25 Shift Operations op rs rt rd shamt funct 6 bits 5 bits 5 bits 5 bits 5 bits 6 bits shamt: how many positions to shift Shift left logical (SLL) Shift left and fill with 0 bits sll by i bits multiplies by 2 i Shift hf right logical l( (SRL) Shift right and fill with 0 bits srl by i bits divides by 2 i (unsigned only) Shift right arithmetic (SRA) Shift right and fill emptied bits by sign extending Notethat that shamt (immediatevalue) is only 5 bits

26 Uses for Shift Instructions Very convenient operation to extract group of bits (e.g. one byte) within a word (e.g. think of operations on 8 bit pixels or 8 bit characters) For example, suppose we want to get bits 8 to 15 from \$t0. The code below will do the job sll \$t0, \$t0, 16 srl \$t0,,\$ \$t0, 24

27 Uses for Shift Instructions Since ceshifting is faster than multiplication, utp cato,a good compiler (or a good programmer for that matter) usually notices when C code multiplies by a power of 2 and compiles it to a shift hf instruction For example: a = a*8; (in C) would compile to: sll \$s0, \$s0, 3 (in MIPS)

29 Memory Operands Main memory used for composite data Arrays, structures, dynamic data To apply arithmetic operations Load values from memory into registers Store result from register to memory Memory is byte addressed Each address identifies an8 bitbyte byte Words are aligned in memory Address must be a multiple of 4 MIPS is Big Endian Most significant byte at least address of a word c.f. Little Endian: least significant byte at least address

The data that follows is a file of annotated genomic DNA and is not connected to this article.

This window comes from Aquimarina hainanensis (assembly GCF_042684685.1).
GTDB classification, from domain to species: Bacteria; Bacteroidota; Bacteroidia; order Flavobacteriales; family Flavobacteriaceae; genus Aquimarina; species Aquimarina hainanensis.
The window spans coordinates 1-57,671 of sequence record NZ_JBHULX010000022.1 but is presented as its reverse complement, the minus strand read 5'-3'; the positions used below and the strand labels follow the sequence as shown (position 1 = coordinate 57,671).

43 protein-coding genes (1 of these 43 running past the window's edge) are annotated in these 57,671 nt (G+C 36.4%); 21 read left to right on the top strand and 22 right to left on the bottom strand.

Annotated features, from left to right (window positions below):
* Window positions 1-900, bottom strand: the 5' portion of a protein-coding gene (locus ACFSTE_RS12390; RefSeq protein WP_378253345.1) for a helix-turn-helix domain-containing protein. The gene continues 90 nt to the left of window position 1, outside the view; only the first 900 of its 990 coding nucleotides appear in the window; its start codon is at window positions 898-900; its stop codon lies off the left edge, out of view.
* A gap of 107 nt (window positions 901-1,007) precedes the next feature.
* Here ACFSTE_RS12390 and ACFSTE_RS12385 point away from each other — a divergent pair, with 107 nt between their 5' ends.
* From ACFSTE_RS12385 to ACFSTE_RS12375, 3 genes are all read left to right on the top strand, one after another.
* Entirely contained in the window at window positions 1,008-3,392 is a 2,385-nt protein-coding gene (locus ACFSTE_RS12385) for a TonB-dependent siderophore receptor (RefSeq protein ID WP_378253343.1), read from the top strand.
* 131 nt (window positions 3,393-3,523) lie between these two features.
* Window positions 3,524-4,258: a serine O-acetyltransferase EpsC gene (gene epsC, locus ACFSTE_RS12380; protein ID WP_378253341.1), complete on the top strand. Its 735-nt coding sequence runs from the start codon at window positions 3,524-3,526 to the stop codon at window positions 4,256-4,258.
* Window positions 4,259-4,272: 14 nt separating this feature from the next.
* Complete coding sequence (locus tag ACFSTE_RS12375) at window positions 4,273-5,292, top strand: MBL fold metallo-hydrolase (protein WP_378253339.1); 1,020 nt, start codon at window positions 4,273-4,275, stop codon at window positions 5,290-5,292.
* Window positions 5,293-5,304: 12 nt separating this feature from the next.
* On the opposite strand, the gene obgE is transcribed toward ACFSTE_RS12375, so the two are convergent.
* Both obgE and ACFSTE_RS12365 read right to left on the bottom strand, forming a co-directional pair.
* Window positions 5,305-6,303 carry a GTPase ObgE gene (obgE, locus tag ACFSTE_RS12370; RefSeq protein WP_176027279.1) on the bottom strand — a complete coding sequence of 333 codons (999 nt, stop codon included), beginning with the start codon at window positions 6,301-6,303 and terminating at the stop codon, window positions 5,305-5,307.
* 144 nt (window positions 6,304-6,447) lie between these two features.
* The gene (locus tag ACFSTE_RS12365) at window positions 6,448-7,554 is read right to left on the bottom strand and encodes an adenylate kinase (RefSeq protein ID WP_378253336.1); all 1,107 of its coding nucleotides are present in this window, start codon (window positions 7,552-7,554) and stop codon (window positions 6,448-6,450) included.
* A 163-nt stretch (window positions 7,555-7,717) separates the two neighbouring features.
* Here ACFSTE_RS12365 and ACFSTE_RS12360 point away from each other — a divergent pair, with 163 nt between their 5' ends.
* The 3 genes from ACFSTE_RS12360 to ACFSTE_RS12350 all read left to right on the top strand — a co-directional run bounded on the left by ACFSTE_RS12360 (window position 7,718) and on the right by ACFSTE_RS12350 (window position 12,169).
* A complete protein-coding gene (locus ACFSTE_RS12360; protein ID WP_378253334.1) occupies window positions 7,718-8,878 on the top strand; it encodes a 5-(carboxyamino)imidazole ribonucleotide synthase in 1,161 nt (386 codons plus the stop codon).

30 Data Transfer: Memory to Register MIPS load Instruction Syntax lw register#, offset(register#) (1) (2) (3) (4) Where 1) operation name 2) register that will receive value 3) numerical offset in bytes 4) register containing pointer to memory lw meaning Load Word 32 bits or one word are loaded at a time

31 Data Transfer: Register to Memory MIPS store Instruction Syntax sw register#, offset(register#) (1) (2) (3) (4) Where 1) operation name 2) register that will be written in memory 3) numerical offset in bytes 4) register containing pointer to memory sw meaning Store Word 32 bits or one word are stored at a time

32 Memory Operand Example 1 C code: g = h + A[8]; g in \$s1, h in \$s2, base address of A in \$s3 Compiled MIPS code: Index 8 requires offset of 32 4 bytes per word lw \$t0, 32(\$s3) 3) # load word add \$s1, \$s2, \$t0 offset base register

33 Memory Operand Example 2 C code: A[12] = h + A[8]; h in \$s2, base address of A in \$s3 Compiled MIPS code: Index 8 requires offset of 32 lw \$t0, 32(\$s3) # load word add \$t0, \$s2, \$t0 sw \$t0, 48(\$s3) # store word

34 Registers vs. Memory Registers are faster to access than memory Operating on memory data requires loads and stores More instructions to be executed Compiler must use registers for variables as much as possible Only spill to memory for less frequently used variables Register optimization is important!